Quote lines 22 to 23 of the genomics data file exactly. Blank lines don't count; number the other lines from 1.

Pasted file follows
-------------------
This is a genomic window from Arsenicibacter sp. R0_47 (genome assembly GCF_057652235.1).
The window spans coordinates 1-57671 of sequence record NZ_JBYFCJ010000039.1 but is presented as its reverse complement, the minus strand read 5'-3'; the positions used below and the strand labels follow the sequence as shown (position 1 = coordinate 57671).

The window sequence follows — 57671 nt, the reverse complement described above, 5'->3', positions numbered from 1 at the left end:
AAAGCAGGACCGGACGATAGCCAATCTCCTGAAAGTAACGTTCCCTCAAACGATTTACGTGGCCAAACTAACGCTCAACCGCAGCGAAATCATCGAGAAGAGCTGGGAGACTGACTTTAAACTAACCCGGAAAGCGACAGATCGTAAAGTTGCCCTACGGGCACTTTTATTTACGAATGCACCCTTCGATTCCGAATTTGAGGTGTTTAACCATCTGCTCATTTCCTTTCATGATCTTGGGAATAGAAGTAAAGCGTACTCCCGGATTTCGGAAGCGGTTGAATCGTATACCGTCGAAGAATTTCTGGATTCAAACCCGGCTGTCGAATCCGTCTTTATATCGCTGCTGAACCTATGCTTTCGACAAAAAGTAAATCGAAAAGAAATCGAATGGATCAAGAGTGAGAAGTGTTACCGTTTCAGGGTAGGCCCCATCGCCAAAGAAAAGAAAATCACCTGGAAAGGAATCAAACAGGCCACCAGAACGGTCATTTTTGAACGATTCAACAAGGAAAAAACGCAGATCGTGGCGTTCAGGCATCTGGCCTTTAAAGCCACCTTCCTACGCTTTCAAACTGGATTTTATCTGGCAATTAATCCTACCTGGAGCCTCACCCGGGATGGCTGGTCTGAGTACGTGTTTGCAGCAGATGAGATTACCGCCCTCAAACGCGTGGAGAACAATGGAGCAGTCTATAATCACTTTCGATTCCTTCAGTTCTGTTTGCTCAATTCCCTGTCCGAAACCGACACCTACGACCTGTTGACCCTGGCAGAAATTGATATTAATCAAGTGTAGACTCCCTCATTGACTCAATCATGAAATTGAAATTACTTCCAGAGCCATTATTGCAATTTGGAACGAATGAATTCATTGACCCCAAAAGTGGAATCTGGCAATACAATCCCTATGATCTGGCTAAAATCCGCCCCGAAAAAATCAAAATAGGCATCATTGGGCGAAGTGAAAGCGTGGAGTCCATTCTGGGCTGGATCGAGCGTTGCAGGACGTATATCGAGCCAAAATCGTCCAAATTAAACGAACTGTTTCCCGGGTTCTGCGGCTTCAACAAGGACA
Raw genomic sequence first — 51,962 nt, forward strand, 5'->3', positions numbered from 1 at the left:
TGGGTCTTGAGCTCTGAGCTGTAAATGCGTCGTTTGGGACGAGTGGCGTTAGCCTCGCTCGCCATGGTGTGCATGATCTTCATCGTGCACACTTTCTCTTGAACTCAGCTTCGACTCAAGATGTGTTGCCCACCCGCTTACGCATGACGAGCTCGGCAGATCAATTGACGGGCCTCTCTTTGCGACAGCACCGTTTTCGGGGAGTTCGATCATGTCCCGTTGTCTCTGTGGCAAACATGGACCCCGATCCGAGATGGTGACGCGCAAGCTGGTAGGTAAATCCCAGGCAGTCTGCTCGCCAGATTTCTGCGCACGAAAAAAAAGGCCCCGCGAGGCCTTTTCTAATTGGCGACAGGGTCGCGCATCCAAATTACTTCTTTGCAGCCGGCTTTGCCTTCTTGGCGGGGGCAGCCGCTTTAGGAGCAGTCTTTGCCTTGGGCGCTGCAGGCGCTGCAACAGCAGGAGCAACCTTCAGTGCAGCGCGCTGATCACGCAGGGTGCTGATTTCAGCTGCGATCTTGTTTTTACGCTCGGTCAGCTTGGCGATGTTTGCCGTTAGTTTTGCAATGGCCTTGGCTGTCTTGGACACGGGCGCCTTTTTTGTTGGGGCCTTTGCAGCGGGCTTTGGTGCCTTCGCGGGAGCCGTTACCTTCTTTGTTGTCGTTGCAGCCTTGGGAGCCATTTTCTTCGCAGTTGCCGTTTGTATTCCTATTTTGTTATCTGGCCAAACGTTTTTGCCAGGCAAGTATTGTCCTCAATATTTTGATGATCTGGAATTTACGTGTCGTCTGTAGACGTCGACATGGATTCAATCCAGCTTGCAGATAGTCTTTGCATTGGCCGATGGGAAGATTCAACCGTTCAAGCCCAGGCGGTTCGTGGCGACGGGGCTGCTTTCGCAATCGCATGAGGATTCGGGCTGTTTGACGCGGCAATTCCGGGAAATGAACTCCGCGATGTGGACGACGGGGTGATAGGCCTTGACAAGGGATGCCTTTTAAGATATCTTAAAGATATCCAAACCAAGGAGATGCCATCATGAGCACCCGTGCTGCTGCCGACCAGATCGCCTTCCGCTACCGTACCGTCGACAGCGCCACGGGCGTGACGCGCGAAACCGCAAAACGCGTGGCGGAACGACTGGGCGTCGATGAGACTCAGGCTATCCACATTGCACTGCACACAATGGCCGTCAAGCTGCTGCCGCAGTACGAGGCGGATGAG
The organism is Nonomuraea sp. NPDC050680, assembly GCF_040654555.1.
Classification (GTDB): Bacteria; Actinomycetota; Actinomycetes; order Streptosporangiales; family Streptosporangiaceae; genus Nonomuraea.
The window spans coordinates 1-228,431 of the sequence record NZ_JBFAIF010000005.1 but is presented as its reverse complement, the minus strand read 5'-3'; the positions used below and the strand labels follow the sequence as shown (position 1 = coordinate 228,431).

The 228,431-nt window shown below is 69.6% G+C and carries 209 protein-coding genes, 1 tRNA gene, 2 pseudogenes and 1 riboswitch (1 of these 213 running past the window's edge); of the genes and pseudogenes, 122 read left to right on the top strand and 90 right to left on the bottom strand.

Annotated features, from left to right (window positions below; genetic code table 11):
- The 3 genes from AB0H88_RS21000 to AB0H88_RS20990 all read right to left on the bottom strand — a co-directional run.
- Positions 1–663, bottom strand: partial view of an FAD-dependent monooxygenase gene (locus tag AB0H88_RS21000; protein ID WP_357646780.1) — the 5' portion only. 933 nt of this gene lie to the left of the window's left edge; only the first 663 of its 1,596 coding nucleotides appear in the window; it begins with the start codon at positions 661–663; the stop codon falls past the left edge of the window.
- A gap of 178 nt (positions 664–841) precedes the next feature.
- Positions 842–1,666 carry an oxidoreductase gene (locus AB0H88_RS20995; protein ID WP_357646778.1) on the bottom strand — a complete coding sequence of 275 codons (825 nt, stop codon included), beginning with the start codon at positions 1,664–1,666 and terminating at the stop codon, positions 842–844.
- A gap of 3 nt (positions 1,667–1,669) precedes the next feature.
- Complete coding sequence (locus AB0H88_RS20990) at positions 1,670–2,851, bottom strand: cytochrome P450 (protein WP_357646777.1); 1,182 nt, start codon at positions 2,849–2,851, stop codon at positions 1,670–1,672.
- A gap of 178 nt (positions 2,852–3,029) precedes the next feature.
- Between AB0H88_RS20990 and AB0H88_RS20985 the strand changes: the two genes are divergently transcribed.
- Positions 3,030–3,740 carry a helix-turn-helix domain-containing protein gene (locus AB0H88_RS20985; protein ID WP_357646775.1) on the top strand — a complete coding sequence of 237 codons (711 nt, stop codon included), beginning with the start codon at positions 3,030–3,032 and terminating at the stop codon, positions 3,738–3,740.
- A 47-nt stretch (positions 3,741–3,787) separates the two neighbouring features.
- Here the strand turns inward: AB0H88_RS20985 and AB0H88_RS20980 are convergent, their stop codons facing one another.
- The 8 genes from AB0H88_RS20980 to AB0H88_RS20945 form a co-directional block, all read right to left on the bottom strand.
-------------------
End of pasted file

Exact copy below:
- Here the strand turns inward: AB0H88_RS20985 and AB0H88_RS20980 are convergent, their stop codons facing one another.
- The 8 genes from AB0H88_RS20980 to AB0H88_RS20945 form a co-directional block, all read right to left on the bottom strand.